I like this course a lot. I got some clarity on things I already know. The teacher Raj is the best part of this course. I love his approach and how he interacts with students. I recommend this course!
Excellent course, Professor Raj is great. I found it very helpful to see what types of personality traits I have that may contribute to my happiness level and possible approaches to dealing with them.
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I enrolled in this course in the UK during the coronavirus pandemic. I watched all of the video lectures, completed the quizzes, submitted my assignments and reviewed the work of my peers. The only thing I did not do was submit my final exam (reasons below).
What’s great about the course: There is a great deal of content that introduces lots of social science concepts that affect happiness. You can delve deeper into those elements that interest you and have a base line knowledge of those that don’t.
Dr Raghunathan is a great presenter with passion for his subject. The cheesy music and jokes grew on me as I realised they were his authentic style.
Some of the exercises were fun and introduced their concepts in a gentle and thoughtful way.
What could be improved: The errors in the course are distracting and disappointing (I’m talking about the ones that impact how the course works operationally (e.g. not being about to upload assignments in a certain format when videos say that you can do so, being told assignments have been submitted late when they have not, being told you have answered questions in lectures wrong because you did not use a capital letter) rather than typo errors or the wrong pictures being referenced). I understand that there isn’t a commercial drive to correct these errors in a free course, but we are six years on from when it was first created and some of the main errors impact people’s enjoyment and progress, which in turn will impact whether people will pay for a Certificate at the end (it did me).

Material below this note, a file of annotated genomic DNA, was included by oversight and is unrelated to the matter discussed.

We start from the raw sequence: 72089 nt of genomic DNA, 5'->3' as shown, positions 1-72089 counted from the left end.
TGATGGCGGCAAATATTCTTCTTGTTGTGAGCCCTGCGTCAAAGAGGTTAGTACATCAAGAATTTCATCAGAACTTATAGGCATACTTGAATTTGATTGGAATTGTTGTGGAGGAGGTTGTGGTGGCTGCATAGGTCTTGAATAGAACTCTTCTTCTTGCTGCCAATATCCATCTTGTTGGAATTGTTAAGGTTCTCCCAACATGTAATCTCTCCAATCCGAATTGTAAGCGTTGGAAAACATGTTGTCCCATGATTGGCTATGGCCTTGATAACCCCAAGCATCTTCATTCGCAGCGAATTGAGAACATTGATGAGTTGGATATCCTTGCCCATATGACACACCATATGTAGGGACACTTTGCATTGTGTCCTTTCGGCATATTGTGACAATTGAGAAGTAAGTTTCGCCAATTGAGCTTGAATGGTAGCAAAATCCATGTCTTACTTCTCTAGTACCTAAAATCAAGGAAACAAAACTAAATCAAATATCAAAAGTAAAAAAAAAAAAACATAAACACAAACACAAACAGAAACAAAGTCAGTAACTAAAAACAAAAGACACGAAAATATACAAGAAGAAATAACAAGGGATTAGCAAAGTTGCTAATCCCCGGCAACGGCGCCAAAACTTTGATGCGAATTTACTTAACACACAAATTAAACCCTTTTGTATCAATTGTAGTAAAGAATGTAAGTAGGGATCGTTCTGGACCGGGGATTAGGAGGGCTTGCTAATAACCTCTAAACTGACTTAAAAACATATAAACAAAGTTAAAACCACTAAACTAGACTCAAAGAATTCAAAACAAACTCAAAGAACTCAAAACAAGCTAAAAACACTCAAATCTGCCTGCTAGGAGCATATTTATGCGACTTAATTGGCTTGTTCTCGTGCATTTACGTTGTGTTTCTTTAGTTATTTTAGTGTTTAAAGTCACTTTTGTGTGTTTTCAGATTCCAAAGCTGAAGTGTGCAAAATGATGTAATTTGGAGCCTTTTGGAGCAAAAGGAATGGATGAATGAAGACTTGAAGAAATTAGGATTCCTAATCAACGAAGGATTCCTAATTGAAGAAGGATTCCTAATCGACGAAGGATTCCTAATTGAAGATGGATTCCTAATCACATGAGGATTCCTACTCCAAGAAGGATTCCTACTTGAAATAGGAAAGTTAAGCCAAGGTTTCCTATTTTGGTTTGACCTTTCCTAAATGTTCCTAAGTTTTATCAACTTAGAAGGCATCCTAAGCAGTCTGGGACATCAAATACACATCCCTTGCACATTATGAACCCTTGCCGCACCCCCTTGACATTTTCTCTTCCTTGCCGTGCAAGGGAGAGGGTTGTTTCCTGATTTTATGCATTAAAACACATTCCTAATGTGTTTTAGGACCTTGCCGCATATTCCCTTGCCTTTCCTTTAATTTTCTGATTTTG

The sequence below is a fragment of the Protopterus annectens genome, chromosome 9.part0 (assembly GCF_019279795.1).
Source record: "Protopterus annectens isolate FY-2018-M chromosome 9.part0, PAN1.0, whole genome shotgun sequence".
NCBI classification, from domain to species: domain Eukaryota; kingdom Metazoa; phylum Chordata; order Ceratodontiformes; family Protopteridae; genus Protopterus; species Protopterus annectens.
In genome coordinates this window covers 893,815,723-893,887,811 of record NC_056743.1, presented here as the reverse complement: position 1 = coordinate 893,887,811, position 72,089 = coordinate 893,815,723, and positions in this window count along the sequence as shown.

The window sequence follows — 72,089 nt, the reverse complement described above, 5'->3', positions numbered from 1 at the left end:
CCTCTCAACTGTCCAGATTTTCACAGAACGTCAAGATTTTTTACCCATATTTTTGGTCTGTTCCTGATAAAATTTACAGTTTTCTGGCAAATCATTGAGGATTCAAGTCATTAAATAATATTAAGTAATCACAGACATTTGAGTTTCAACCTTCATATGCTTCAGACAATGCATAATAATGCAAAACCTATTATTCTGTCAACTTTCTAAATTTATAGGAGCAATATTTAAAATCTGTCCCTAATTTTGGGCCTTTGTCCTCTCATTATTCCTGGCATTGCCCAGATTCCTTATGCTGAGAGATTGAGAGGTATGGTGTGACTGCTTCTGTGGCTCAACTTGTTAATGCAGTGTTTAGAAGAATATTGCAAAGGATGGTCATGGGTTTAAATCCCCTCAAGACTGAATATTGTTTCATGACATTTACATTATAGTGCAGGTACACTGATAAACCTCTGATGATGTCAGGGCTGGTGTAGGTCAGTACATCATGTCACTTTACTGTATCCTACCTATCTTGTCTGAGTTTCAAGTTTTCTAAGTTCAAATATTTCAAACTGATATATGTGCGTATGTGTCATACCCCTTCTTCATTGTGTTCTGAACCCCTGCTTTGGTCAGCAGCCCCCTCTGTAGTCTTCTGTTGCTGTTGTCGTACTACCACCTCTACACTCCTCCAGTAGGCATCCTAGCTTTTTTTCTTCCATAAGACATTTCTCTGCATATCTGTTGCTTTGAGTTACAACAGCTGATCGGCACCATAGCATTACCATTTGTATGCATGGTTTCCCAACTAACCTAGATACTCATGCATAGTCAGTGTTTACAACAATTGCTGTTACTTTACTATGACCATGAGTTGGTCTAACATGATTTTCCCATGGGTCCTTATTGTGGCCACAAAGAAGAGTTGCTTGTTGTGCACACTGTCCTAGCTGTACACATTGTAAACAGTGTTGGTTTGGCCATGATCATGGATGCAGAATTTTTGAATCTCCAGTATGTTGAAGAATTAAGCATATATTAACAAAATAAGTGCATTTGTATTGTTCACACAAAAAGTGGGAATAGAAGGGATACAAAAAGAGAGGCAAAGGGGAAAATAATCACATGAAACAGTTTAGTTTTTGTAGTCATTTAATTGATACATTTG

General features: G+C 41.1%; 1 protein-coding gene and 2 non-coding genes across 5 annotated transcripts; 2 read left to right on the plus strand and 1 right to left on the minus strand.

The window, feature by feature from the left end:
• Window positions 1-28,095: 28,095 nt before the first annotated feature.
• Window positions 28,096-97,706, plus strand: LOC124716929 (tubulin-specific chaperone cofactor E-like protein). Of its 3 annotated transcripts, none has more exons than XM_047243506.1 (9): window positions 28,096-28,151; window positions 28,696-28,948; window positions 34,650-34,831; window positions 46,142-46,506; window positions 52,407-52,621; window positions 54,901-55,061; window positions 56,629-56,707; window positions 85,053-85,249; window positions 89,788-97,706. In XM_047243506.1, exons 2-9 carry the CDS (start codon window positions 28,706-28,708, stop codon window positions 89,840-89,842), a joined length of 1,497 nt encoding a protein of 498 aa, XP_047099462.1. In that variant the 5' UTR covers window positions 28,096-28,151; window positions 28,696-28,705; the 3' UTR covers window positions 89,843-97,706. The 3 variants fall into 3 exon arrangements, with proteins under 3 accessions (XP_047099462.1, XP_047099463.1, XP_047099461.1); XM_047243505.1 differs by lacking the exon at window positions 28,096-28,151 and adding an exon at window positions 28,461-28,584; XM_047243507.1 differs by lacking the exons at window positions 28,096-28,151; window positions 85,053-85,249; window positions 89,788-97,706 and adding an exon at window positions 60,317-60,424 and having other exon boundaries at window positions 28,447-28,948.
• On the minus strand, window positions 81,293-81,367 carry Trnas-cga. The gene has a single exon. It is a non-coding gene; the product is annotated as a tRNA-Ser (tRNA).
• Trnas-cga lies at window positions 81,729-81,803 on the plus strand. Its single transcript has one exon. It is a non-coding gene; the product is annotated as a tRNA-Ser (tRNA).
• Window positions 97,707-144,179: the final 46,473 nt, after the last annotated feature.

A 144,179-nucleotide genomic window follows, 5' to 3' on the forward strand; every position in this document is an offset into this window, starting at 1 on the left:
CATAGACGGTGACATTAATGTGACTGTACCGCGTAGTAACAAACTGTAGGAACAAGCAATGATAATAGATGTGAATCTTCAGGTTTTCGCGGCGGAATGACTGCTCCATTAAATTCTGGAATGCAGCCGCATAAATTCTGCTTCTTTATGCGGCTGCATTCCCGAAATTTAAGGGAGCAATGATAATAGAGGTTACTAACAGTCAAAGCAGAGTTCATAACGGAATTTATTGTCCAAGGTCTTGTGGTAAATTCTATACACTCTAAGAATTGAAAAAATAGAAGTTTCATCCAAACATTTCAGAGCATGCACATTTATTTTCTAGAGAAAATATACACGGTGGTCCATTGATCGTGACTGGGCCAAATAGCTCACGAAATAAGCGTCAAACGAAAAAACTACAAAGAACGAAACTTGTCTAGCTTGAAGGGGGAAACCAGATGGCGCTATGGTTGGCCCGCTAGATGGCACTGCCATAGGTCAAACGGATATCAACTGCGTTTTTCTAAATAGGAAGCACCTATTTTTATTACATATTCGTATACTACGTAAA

Peer reviews: while I completely understand that this course aims to be as inclusive as possible, it lacks credibility for people to pass assignments when they don’t understand the assignments, or have plainly put no work into them. For example, one of the questions was “what makes you happy?” To gain points one simply had to list a few examples of things they personally did that made them happy, an answer presented to me just said “lots of things” and nothing more, When I tried to award zero points, I encountered error messages and could not submit my marking.
The final exam: This comprises of 12 questions in two parts (a) and (b) that covers all of the content of the course.The exam is a tall ask/order in terms of requirements and content, particularly when you consider the lower level of skill and knowledge students have needed to pass the assignments that have come before it. I would suggest that the part (a) sections of the final exam were incorporated into the weekly assignment tasks so we get accustomed to the rigour you’ll be expecting at the final stage. Then the final exam should only be comprised of the final six (part (b)) questions (and we were only required to pick three or four of those to answer and submit). I suspect a lot of people, like me, quit the course before submitting the final exam. I was all up for showing you what I learned and what I committed to do to improve my happiness; the final exam misses the mark in achieving that, which is a shame.